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Addie
 #1 
I didn't have much time to collect on a recent family vacation, but using Bob Morgan's guidebook, I managed to find a few agates in South Dakota - some Prairie, maybe a Fairburn or two - but now I'm not sure how to cut them for cabbing. Does anyone have any advice or links to articles about the best way to cut with or against exterior banding, for example?

Thanks in advance.

Addie
Mike Streeter
 #2 
Addie,

For cabbing, you'll want to slab the agate perpendicular to (across) the banding for the best results.

Mike
Addie
 #3 
Thanks, Mike!

I think I'll start with one of my not-so-favorites, and get the feel before I go to the good stuff.
Bob Johannes
 #4 
The majority of agates will give the best patterns when sliced across the banding but with some agates with a quartz core, it is sometimes best to cut slices off the stone like cutting slices off an apple. Some of my best patterned and colorful cabs have come from these and you often get much more material to work with than if you had simply sliced it up like a tomato.

Bob Johannes
The Amethyst Rose
Joe D.
 #5 
Addie,

It depends on what you want the slab for. As the others said, the best way is to study the stone and see which cut will give you the best color and also you have to account for cracks and ugly stone attached to the one being cut. Also some times it's better to grind a circular dome type thing on it to see what is just under the surface. I always introduce the stone to the "Genie" first and let my hands be guided by the stone, that is after a vry close inspection of the stone. Then you have to decide on quality or quantity before you start cutting.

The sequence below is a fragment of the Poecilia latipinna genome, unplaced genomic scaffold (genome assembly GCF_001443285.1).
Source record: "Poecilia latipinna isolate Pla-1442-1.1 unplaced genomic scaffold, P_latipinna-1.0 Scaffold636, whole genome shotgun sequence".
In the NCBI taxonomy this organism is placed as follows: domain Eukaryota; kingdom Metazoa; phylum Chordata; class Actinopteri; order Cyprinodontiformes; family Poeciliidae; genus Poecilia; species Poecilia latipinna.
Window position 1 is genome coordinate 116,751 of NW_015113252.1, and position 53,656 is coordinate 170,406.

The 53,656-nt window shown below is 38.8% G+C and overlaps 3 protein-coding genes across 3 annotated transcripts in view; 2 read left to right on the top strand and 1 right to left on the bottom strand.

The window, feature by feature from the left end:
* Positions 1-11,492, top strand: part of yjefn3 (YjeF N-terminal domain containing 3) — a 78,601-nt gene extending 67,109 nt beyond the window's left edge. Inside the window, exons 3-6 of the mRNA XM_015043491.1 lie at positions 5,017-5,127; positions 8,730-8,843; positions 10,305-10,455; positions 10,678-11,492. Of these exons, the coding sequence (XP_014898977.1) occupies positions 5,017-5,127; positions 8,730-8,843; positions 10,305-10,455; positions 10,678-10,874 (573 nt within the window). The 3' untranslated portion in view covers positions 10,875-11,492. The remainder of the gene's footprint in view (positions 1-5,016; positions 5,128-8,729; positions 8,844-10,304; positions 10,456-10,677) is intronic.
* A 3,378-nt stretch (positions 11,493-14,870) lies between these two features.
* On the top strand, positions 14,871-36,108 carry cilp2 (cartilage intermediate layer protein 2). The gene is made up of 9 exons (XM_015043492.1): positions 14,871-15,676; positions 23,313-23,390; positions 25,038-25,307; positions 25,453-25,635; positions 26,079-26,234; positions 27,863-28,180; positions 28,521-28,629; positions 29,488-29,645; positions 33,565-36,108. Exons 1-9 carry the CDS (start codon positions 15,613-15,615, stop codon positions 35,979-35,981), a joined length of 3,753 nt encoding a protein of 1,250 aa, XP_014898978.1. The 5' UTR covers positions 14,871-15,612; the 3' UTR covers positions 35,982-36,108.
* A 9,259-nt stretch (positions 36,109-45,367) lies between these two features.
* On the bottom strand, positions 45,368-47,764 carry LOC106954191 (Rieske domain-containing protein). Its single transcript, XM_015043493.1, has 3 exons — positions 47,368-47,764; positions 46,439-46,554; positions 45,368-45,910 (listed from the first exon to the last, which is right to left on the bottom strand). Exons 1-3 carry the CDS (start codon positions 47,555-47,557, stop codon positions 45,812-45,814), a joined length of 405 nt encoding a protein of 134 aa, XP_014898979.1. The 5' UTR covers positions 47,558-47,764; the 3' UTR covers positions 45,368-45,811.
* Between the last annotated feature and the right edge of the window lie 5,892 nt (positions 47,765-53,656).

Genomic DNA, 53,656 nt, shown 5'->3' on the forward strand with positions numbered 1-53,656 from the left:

To get that "window" affect you ahve to cut across a known color that you want to become windowed on your finished stone. Then you ahve to leave just a "smidgen" of material that acts as a trasparent window to show off the part you want to have all the attention on. This works great when you are working with Quartz that has Mica flows inside it. The Silver and Gold colored Mica looks great when you window cut the Quartz that surrounds it. When you are familiar with certain types of stone from aprticular locations you can be a lot more certain on how to cut a particular stone to open up it's inner beauty. Anybody can cut a pretty stone but only a craftsman or a lucky cabber can reveal the beauty within an ugly looking rock.

Joe D.
Addie
 #6 
Thanks, Mike, Joe & Bob - None of what I collected is obviously amazing from the outside, so I'm hoping I'm going to fall into the "lucky cabber" category. I also picked up a pretty piece of rose quartz that I'm going to try to polish - I've never tried to do anything with quartz before.

Wish me luck!
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